That's the bumper sticker description of "A Nation at Risk," the 1983 evaluation of student achievement, or not, in the common schools.  The report spawned a lot of reforms, perhaps symbolic, perhaps not, and precious little improvement, "No Child Left Behind" (which means no child gets ahead) and "Common Core" notwithstanding.

But if the nation wishes to continue its comparative advantage in knowledge-intensive, advanced technology products, or to go to Mars, focussing on raising the performance of the low achievers, desirable though that might be, isn't sufficient.

Washington Post education pundit Jay Mathews gets it. “'There was absolutely no incentive to worry about the achievement of those who had already reached, or were likely to reach, that bar,' the report says. 'To put it bluntly, NCLB did some good for America’s struggling pupils, but for high achievers, it mostly hit the education pause button. . . . Those most victimized by this regime were high-achieving poor and minority students — kids who were dependent on the school system to cultivate their potential and accelerate their achievement.'”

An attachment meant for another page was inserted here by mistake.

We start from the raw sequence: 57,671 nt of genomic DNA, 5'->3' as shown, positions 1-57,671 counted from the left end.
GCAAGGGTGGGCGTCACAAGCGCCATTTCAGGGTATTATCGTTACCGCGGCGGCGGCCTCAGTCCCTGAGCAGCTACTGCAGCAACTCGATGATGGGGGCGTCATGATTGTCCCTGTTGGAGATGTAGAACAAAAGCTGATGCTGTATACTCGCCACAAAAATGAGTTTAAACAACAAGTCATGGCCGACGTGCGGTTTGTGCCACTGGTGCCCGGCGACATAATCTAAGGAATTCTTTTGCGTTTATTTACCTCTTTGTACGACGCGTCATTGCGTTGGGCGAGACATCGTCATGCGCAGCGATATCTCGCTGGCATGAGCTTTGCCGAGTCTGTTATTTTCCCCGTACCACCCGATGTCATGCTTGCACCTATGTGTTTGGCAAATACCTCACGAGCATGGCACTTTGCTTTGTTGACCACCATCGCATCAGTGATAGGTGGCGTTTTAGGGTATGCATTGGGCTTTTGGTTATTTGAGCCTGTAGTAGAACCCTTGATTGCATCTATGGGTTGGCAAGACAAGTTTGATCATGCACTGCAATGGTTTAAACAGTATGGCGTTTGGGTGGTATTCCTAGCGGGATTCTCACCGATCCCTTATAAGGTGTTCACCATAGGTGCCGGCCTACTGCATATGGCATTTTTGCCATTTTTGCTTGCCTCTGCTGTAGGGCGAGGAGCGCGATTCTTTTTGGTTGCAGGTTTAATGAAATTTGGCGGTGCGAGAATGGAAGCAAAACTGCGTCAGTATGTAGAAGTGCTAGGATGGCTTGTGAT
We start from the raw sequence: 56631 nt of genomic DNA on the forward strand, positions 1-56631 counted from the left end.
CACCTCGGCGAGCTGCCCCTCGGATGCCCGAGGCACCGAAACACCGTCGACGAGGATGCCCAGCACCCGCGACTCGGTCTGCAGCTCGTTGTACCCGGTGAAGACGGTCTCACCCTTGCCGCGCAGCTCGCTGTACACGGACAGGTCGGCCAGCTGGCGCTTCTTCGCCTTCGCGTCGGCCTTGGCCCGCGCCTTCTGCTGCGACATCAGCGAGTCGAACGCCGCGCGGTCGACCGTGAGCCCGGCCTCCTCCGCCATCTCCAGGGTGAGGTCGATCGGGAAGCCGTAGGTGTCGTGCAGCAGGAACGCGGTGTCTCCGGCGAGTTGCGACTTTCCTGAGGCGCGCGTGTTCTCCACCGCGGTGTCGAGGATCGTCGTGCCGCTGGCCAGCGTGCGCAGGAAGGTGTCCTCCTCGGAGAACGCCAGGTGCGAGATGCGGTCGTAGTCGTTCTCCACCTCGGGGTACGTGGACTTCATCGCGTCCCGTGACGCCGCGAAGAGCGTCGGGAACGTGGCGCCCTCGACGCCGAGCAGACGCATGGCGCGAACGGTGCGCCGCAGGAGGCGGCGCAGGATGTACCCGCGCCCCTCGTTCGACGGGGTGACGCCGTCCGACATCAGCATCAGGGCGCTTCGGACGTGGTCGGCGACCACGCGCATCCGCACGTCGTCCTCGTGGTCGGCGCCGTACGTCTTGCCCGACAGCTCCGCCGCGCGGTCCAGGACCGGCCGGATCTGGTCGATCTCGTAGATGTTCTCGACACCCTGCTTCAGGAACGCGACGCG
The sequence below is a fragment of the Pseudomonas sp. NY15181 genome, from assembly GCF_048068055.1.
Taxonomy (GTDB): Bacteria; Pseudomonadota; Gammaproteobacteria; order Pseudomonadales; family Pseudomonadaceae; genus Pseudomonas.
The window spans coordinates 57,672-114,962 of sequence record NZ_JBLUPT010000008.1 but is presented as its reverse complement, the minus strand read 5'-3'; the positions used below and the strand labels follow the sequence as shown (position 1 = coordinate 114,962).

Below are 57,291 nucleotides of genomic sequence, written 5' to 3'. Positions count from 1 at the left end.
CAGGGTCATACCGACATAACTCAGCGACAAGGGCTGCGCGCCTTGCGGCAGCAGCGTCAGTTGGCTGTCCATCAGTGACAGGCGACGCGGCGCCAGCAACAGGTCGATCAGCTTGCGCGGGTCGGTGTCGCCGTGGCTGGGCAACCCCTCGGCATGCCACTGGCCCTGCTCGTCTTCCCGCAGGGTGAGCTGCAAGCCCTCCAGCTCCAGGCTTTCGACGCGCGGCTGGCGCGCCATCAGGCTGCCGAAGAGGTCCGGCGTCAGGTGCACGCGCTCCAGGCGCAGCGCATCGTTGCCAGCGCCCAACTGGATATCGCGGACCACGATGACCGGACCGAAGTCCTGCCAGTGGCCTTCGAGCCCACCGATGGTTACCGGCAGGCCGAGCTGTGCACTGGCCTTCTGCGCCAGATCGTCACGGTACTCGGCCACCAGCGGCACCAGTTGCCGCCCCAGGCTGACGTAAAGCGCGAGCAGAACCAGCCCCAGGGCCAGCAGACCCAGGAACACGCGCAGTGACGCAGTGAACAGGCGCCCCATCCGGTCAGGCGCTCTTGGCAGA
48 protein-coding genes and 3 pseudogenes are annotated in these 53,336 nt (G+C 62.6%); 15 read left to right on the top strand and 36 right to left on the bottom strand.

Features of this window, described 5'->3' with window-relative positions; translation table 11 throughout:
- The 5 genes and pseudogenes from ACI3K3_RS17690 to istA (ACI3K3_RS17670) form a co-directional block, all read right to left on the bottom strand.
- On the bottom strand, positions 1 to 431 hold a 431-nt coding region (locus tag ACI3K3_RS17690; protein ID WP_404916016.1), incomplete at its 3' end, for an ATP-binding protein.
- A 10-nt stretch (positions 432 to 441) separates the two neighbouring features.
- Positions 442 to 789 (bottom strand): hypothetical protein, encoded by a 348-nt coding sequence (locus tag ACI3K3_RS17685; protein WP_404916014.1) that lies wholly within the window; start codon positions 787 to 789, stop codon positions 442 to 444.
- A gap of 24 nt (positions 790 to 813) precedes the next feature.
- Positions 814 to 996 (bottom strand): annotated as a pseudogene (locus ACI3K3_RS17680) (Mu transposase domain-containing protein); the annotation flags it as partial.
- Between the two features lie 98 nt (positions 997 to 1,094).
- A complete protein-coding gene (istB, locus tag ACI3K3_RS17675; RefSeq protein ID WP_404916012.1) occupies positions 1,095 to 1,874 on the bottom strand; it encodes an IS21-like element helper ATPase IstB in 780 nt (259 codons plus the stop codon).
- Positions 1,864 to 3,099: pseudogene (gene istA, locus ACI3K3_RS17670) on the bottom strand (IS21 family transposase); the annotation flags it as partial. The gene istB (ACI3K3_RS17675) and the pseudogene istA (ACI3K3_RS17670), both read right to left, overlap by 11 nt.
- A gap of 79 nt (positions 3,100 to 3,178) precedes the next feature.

The first step in recognizing that you have a problem is recognizing that you have a problem.  Cultivate the talent!

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